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Forum topic by Mark Shultz posted 05-18-2018 12:56 AM 786 views 0 times favorited 5 replies Add to Favorites Watch
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Mark Shultz

132 posts in 2998 days

05-18-2018 12:56 AM

I am making a fairly simple ipe table top (on metal legs). I’ve never cut ipe before but am aware of its reputation. The top basically requires a dozen or so 8’ long rip cuts in 5/4. I have a couple of high tooth count carbide blades for my table saw and also a stock grizzly non carbide ripping blade, which I don’t really use that much. Thoughts on blade of choise for this project? Existing carbide blades, stock ripping blade, or a new big box blade I can toss when done? Also read of some people using diablo 7 1/4 blades in their TS for these purposes. Thanks

5 replies so far

View CaptainKlutz's profile


2257 posts in 2102 days

#1 posted 05-18-2018 03:44 AM

Did you see this thread?

Have only used IPE for one project. Used 24-36 tooth high hook rip blades for everything, even for cross cuts (go slow). Budget for extra blade cleaning time, extra blades. and/or sharpening every tool used on IPE when done.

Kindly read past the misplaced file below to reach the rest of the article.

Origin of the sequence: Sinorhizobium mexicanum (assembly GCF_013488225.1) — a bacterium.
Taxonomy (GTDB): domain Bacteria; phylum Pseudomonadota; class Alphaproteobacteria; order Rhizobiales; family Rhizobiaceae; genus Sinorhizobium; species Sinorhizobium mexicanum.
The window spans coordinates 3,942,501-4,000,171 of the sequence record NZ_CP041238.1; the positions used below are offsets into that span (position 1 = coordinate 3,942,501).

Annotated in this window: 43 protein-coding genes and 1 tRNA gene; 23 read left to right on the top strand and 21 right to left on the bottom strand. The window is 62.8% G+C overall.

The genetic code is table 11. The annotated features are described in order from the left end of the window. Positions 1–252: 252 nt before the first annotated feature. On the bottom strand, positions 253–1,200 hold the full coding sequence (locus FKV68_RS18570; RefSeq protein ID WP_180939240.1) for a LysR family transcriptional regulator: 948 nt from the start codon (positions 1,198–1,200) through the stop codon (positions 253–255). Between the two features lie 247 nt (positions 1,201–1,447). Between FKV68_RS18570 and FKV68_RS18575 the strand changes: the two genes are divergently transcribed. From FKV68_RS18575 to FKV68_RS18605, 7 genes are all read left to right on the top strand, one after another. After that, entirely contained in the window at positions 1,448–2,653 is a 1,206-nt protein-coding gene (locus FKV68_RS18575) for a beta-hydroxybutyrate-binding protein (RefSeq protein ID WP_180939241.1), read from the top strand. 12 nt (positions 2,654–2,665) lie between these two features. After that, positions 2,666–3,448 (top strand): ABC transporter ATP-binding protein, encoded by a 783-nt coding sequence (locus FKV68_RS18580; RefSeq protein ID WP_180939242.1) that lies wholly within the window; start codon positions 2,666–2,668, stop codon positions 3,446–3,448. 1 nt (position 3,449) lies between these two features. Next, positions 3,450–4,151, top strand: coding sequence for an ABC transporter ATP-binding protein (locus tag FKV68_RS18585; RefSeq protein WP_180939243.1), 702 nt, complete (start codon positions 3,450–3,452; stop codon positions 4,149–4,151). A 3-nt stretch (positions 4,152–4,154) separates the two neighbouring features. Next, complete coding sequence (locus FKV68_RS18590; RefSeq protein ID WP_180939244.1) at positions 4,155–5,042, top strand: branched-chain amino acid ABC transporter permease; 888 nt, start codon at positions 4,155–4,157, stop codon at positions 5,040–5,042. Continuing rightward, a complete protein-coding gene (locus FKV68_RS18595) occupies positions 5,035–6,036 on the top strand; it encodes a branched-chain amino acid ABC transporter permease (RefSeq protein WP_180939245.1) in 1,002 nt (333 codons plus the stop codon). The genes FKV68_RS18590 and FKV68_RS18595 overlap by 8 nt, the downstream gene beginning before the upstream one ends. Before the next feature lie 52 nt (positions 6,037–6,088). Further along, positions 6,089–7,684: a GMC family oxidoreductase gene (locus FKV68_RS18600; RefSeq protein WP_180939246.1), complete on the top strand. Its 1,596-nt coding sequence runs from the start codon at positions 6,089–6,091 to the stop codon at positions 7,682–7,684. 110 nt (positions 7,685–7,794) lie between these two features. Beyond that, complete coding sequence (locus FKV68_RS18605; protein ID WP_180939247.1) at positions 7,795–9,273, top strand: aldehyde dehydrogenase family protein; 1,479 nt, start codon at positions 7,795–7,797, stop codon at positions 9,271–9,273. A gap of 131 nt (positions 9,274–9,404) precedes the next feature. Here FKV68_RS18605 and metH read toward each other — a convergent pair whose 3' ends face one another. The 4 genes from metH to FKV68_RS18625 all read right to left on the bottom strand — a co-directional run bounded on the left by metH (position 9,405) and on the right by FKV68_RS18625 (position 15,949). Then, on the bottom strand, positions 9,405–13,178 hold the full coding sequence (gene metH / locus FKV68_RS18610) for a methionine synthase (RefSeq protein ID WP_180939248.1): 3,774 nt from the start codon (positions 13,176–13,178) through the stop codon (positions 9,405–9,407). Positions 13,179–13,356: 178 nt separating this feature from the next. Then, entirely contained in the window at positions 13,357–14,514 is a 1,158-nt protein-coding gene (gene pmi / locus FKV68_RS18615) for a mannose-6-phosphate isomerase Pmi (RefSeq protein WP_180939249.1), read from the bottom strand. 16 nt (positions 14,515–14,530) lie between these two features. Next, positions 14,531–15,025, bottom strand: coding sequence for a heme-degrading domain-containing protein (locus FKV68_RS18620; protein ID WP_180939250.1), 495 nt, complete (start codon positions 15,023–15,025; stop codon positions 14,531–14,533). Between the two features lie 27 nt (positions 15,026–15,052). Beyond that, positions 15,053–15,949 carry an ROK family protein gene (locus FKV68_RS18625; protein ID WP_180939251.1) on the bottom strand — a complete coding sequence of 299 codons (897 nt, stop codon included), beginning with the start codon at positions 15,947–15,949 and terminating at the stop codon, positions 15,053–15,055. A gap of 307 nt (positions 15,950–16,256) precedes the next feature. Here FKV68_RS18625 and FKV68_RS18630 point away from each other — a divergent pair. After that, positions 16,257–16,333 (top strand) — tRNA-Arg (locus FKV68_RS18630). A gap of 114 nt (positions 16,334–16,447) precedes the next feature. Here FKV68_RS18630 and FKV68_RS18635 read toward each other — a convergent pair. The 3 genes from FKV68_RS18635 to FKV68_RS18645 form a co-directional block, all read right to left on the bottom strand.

Best luck.

-- I'm an engineer not a woodworker, but I can randomly find useful tools and furniture inside a pile of lumber!

View Woodknack's profile


13019 posts in 2988 days

#2 posted 05-18-2018 04:25 AM

My condolences on your choice of ipe. <kidding> I recommend a carbide blade even if you go with a 7-1/4. Ipe will dull tool steel in a minute and you’ll have have burning, slow feed rate, and a dangerous situation. Awesome wood, but it doesn’t allow half measures.

-- Rick M,

View RobHannon's profile


330 posts in 1139 days

#3 posted 05-18-2018 12:51 PM

I love the end results of ipe, but it is a monster to work with. A 7 1/4 blade is a good idea for a couple reasons. Thinner kerf will require less from your tablesaw and cheaper blade because you probably will want to have a couple. Little advice if you need to use a router on it all, pay very close attention to the grain direction and take light passes. A little grab tends to take big chunks out of the edge.

View Blindhog's profile


148 posts in 1657 days

#4 posted 05-18-2018 01:27 PM

Second all the previous comments. Ipe is extremely durable and sound but difficult to work. You machine it more than work with it. Whatever you use to to work it will require sharpening. Just go slow and you will be rewarded with a great looking/long lasting project.

-- Don't let perfection get in the way of plenty good enough

View LiveEdge's profile


600 posts in 2228 days

#5 posted 05-18-2018 06:29 PM

8 foot rip cuts? I can only imagine…

I recommend a plasma torch or whatever they use to cut steel.

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